Since the roost cause of irritable bowel syndrome (IBS) is still a mystery to western medical science, scientists have resorted to observing certain mental and physical health problems that seem to cause IBS. They believe that the some of the probable causes of IBS include:
Sensitivity to certain foods – IBS sufferers usually report that certain drinks and foods cause them symptoms of IBS. These include alcohol and coffee and fatty foods, spicy foods and carbohydrates. However, not all people with sensitivity to specific foods show typical signs and symptoms of food allergy. Scientists believe that symptoms can show if the person suffers from bile acid or sugar mal-absorption which prevents the breaking down of fats that should lead to easy emptying of waste materials in the body.
Genetics – Statistics have revealed that people with a family history of IBS do have a high likelihood for developing this disease. Still researchers debate if the people in question have the IBS because of GI symptoms or of environmental factors.
Body chemicals – Clinical tests from people with IBS have revealed that IBS sufferers have abnormal levels of neurotransmitters and gastrointestinal hormones in their body although researchers still do not know what role these neurotransmitters and hormones play in the development of IBS. Postmenopausal women show lesser IBS symptoms than women who are still menstruating, and women who are menstruating show more symptoms than those who are not menstruating. This observation may mean that hormones dealing with reproduction can have a role in worsening IBS symptoms
Small intestinal bacterial overgrowth – Or SIBO, for short. This is a condition where the small intestine has a larger-than-normal number of bacteria or has a different type of bacteria than the ones normally residing in it. These bacteria can affect the function of the small intestine and result in a person’s weight loss, excess gas in the stomach or diarrhea. Some experts think that SIBO can result in IBS but results of their studies are inconclusive showing the link between small intestinal bacterial overgrowth and IBS.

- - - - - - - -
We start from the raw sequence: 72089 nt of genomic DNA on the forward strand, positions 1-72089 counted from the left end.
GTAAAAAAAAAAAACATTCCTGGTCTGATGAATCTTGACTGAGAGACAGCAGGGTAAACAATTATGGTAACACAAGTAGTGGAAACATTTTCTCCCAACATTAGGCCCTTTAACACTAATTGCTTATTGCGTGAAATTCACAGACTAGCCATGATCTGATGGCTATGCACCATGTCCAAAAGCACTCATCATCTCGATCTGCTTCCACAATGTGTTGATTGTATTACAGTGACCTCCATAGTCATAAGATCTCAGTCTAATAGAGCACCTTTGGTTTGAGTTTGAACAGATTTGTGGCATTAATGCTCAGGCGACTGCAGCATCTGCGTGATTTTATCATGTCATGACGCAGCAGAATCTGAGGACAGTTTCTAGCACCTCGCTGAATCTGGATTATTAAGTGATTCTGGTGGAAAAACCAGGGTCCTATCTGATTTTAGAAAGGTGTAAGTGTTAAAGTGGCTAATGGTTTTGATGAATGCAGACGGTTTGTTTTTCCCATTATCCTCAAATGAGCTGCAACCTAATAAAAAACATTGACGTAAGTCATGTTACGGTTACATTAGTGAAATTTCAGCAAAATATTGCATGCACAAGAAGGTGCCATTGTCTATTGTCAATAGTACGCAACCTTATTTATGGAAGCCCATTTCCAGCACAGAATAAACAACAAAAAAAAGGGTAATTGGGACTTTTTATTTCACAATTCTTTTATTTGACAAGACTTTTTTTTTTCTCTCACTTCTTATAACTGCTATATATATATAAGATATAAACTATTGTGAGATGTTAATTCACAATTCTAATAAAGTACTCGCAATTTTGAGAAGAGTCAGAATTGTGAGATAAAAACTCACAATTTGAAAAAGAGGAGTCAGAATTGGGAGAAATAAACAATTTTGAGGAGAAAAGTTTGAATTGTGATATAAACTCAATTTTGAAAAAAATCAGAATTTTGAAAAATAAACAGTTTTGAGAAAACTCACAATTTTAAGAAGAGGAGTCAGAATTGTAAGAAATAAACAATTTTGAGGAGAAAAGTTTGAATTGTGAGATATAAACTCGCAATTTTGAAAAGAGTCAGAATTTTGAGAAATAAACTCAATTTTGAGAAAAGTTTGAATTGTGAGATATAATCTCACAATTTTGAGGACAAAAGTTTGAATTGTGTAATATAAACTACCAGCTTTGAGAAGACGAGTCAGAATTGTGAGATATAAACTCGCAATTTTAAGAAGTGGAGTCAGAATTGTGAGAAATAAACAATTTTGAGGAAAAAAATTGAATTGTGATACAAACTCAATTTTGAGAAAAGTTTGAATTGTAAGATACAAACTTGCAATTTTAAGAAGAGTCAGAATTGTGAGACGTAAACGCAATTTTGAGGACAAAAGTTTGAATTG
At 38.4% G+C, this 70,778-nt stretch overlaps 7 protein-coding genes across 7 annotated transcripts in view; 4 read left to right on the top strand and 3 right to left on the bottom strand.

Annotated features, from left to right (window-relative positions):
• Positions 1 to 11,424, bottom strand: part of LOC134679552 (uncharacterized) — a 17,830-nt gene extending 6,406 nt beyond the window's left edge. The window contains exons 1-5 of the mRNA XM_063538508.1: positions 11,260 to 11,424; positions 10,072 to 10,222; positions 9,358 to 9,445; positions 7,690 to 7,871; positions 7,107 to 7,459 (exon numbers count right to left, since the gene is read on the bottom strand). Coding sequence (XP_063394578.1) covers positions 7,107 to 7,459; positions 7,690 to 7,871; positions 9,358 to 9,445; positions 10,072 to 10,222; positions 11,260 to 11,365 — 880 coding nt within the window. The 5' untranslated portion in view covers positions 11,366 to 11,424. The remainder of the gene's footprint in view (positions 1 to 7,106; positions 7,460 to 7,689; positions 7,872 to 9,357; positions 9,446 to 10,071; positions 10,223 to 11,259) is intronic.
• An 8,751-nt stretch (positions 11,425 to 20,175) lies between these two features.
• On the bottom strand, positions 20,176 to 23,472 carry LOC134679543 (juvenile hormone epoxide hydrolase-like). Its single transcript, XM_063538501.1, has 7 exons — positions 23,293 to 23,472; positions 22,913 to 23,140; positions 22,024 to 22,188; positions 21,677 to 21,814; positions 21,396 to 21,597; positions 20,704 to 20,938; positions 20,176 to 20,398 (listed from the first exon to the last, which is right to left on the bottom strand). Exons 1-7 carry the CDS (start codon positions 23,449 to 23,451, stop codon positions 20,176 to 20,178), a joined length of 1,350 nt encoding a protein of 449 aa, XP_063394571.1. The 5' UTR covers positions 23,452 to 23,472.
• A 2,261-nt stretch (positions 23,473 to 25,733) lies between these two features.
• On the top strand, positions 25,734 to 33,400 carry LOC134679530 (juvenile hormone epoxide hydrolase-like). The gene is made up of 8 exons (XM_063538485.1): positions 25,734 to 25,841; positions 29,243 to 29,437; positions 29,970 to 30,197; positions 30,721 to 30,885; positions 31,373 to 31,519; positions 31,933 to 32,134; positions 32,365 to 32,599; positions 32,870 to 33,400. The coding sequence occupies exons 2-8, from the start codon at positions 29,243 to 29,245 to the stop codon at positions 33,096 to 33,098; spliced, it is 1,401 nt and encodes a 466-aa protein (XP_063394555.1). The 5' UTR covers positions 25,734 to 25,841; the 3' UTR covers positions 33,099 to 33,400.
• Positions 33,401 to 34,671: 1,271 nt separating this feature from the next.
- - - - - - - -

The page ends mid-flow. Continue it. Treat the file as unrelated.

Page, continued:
Bacterial gastroenteritis – The connection between bacterial gastroenteritis and the development of IBS is highly suspected but researchers are baffled why some people with bacterial gastroenteritis develop IBS while some do not. Some of the researchers believe additional factors like problems in the lining of the GI tract or psychological stress problems can bring about IBS in people with bacterial gastroentieritis.
Mental health issues – Mental problems like post-traumatic stress disorder, depression, anxiety or panic disorder can result in IBS in some people. As of now there are still no clear cut links that can be cited between these problems and the rise of IBS. People who have undergone past sexual or physical abuse often suffer from specific GI problems like IBS.
Hypersensitivity – Low pain intolerance when the anus is stretched from the passing of stool or gas are experienced by people who have IBS compared to people who don’t have IBS. Scientists suspect that those with IBS have a different way in processing pain signals from the bowel than those not suffering from IBS.
Gastrointestinal motor issues – People with IBS are suspected to have either slower or faster than normal movement of their gastrointestinal tract particularly in the movement in their colon. Slow movement can result in constipation while fast movement can result in diarrhea. People with IBS also suffer from severe muscle contractions or spasms in their GI system. The can also suffer from too much contractions of the bowel because of excessive stress or eating.
Brain-gut communication issues – The function of the intestines are normal when there is good communication signal between the brain and the nerves of the large and small intestines. Bad signals traveling between these nerves and the brain can result in GI dysfunctions like IBS.
Scott Paglia is a licensed and board certified acupuncturist in Bellingham, WA and provides master level pulse diagnosis, Chinese herbal medicine and acupuncture in Whatcom County, WA.